Best UML cheatsheet and UML reference guides

If you need a quick reference guide for the UML notation, check one of the following great UML cheat sheets (in no particular order, though the last one if my preferred one):

  • Lou Franco UML Cheatsheet. To the point. Example diagrams are annotated with the name of the modeling elements used in the example. Class, use case and sequence diagrams covered
  • UML quick reference card. Another 1-page quick reference, great to be printed and keep close to you.
  • UML Diagrams: Detailed overview of all UML diagrams (including the new features of the latest UML versions). It’s more a reference guide than a cheat sheet though, since each diagram has its own dedicated page. It is updated to reflect the UML 2.5 version.
  • Embarcadero’s Practical UML guide: Complete coverage of all diagrams. It used to have also some UML self-tests but they don’t seem to be working anymore
  • UML Notation summary for class diagrams and sequence diagrams. Very simple but I include it as I like the minimal “semantic” description regarding association cardinalities and the distinction between composition and aggregation.
  • UML reference sheet from the National University of Singapore. It covers all diagrams, some in more detail than others. There are no explanations, so it’s more of a notation reminder.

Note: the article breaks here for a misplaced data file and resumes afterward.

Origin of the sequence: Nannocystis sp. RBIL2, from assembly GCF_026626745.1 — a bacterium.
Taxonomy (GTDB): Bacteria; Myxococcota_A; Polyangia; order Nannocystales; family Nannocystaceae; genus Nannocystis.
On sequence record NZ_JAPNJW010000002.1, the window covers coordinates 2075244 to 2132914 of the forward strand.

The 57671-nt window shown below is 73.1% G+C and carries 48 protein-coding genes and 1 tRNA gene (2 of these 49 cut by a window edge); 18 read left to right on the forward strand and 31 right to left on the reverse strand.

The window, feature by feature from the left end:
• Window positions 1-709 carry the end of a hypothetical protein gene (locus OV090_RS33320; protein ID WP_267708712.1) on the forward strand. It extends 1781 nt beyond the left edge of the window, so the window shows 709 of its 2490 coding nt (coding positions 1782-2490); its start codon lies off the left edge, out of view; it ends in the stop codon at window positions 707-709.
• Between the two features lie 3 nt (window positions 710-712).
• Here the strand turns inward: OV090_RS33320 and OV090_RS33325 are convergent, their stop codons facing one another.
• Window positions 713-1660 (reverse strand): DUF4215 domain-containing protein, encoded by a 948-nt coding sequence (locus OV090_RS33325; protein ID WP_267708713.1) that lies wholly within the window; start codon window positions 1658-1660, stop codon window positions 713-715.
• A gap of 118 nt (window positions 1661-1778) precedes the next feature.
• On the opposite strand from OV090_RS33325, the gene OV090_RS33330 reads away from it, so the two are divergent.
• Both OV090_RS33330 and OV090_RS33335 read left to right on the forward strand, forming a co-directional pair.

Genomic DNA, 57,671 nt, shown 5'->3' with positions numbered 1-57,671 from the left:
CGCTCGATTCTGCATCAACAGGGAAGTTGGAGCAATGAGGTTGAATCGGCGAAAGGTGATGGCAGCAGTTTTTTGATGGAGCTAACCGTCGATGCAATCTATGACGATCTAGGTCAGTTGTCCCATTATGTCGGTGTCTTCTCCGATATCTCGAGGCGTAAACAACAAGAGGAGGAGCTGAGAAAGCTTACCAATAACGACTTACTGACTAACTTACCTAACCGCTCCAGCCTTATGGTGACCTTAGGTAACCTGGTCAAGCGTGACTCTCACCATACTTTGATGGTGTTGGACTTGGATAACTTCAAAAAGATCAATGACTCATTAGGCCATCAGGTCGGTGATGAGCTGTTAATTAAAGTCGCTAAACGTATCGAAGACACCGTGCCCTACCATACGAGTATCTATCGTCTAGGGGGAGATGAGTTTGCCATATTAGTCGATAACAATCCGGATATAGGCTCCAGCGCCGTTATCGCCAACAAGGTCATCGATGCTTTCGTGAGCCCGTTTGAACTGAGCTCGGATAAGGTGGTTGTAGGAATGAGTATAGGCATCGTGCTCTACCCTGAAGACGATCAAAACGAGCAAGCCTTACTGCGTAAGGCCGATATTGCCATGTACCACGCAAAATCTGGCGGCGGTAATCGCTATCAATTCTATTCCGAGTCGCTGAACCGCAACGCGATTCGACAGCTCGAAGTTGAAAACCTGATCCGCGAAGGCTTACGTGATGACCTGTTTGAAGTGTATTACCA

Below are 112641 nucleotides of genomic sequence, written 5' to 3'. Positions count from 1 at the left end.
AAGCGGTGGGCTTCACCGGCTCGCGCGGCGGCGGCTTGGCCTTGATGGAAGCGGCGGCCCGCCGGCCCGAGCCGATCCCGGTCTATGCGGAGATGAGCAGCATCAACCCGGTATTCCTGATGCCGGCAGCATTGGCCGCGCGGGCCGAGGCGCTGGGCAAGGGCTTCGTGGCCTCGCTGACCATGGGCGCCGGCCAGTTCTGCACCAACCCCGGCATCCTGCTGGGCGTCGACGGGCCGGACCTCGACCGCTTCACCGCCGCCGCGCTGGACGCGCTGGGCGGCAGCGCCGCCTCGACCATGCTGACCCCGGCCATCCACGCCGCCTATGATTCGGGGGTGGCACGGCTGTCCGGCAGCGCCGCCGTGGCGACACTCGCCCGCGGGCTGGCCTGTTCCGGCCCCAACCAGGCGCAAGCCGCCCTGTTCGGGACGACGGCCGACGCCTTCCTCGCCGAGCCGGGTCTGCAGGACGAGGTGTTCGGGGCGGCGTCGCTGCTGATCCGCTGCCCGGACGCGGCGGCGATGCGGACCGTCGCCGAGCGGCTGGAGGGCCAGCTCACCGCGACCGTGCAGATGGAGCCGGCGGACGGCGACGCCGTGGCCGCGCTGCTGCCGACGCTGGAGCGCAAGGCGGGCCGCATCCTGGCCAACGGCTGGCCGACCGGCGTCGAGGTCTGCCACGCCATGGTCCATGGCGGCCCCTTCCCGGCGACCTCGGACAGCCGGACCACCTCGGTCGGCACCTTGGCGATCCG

• Dzone UML getting started guide.  All UML2 diagrams covered, with some basic explanations for the main notation elements.
  • Allen Holub’s Quick UML reference. Lots of examples to help you understand each notation element, including code examples of how some aspects would be expressed in Java for those with a programming background that may find this “mapping” useful to understand the concepts.

Some are quite old, but I still like them and the main elements of the UML notation have not changed a lot during all these years (except for the interpretation of the includes and extends relationships in use case diagrams; you should be careful with this). As a curiosity, I used to highlight the Visual Studio UML Reference, which was rather complete but after the UML designer was removed from later versions of Visual Studio, they ended up removing it.

And if you want to learn more than simple notation details and go deeper in your understanding of your UML language, our selection of UML books may be helpful as well (and you can also play with some UML tools I recommend).

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